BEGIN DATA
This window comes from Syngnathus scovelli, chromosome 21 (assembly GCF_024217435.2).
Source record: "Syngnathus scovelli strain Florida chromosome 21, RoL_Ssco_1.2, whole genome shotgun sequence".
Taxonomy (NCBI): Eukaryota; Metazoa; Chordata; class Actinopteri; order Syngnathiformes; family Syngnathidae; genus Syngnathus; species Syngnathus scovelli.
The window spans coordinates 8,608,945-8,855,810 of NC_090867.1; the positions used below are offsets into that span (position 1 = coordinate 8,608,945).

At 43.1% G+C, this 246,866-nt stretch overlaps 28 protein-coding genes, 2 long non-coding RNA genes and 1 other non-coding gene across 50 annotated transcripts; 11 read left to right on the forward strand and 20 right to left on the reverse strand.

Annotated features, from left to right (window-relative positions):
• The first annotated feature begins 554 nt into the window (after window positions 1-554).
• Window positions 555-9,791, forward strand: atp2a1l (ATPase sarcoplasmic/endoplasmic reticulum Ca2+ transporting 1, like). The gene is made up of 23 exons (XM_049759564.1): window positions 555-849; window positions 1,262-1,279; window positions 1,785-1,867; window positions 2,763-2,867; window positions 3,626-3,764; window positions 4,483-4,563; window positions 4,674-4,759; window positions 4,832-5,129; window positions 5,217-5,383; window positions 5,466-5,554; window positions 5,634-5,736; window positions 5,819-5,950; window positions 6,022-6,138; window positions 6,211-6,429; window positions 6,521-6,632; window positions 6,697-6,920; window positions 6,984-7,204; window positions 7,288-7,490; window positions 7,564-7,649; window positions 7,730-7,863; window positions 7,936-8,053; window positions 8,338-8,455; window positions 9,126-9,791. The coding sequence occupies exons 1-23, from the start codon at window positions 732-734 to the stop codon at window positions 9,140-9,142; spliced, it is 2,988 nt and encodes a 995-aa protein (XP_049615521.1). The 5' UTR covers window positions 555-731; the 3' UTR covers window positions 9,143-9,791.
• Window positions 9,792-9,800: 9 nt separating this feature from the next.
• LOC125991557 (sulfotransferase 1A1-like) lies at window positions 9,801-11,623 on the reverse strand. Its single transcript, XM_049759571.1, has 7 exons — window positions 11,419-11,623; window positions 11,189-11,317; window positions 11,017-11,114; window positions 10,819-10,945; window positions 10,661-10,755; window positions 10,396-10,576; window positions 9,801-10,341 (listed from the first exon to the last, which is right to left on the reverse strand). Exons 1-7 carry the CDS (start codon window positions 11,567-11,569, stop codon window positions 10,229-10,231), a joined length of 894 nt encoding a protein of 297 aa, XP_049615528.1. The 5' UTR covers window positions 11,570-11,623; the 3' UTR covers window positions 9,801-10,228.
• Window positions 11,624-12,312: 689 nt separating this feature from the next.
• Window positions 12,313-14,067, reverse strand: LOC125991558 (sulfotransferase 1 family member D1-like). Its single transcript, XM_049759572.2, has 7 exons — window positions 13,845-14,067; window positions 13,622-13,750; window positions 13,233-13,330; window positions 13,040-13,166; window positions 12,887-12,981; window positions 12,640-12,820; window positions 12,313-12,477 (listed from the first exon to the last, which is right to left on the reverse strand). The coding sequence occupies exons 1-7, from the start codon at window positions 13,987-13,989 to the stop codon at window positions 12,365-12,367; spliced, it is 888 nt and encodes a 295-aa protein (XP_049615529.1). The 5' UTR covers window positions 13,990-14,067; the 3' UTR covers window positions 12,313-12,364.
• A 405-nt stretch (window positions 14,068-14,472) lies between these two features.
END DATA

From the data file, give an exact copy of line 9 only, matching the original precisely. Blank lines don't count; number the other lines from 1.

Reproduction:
• Window positions 9,792-9,800: 9 nt separating this feature from the next.